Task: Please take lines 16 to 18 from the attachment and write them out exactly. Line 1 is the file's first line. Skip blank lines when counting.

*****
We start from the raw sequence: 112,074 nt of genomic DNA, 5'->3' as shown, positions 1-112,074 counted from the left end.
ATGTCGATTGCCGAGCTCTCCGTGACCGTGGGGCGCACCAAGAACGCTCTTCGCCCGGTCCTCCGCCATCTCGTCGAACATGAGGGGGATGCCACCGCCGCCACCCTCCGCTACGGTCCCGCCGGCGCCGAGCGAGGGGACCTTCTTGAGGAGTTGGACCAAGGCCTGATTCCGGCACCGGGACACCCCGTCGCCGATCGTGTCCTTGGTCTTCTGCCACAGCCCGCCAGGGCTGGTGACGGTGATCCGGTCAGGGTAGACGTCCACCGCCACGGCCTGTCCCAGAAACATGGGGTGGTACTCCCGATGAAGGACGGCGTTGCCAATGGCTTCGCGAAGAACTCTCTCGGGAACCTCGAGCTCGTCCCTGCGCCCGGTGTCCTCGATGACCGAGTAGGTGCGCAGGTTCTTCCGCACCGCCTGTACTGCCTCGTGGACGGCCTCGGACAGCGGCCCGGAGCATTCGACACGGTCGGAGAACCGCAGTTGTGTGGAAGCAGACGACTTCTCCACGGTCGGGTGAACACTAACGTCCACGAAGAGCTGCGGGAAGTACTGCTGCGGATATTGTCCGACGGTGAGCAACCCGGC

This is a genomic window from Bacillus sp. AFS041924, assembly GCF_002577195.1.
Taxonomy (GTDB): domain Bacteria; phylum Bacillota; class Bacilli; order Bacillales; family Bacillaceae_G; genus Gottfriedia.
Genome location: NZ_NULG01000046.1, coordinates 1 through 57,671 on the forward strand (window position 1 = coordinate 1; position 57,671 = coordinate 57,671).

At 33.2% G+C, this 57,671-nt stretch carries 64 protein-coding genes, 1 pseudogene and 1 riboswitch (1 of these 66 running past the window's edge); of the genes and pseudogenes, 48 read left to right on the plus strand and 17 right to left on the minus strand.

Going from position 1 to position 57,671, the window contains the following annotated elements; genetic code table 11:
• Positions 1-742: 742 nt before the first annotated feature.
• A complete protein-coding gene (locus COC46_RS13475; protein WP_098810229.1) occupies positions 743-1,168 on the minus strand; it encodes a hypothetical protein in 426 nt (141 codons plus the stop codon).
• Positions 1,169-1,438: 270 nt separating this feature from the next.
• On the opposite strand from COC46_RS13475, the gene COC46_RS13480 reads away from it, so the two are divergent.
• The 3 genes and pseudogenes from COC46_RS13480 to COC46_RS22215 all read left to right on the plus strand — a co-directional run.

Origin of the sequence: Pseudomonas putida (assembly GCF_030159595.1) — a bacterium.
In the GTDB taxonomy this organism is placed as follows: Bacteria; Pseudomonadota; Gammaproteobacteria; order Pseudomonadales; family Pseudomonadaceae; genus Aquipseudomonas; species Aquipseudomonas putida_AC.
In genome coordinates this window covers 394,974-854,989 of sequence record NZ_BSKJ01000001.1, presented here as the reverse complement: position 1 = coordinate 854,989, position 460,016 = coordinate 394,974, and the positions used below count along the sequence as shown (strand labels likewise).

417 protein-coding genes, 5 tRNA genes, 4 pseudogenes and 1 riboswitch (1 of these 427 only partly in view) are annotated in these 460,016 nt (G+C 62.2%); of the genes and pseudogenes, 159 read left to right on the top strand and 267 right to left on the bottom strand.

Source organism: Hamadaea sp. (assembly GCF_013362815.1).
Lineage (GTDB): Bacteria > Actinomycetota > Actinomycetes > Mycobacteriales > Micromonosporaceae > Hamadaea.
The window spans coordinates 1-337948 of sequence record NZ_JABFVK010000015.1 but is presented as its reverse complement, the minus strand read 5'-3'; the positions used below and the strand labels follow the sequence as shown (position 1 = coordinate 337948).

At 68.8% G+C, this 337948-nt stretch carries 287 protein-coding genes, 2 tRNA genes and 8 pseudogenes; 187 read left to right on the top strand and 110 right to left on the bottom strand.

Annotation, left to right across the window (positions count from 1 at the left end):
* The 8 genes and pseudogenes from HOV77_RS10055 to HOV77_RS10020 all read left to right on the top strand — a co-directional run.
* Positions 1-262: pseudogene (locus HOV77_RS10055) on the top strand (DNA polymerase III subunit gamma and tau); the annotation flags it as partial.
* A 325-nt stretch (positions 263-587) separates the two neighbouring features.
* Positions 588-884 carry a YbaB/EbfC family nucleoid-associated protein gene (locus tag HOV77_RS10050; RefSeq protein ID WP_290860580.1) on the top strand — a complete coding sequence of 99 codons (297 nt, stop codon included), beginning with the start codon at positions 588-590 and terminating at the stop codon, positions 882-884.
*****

417 protein-coding genes, 5 tRNA genes, 4 pseudogenes and 1 riboswitch (1 of these 427 only partly in view) are annotated in these 460,016 nt (G+C 62.2%); of the genes and pseudogenes, 159 read left to right on the top strand and 267 right to left on the bottom strand.

Source organism: Hamadaea sp. (assembly GCF_013362815.1).
Lineage (GTDB): Bacteria > Actinomycetota > Actinomycetes > Mycobacteriales > Micromonosporaceae > Hamadaea.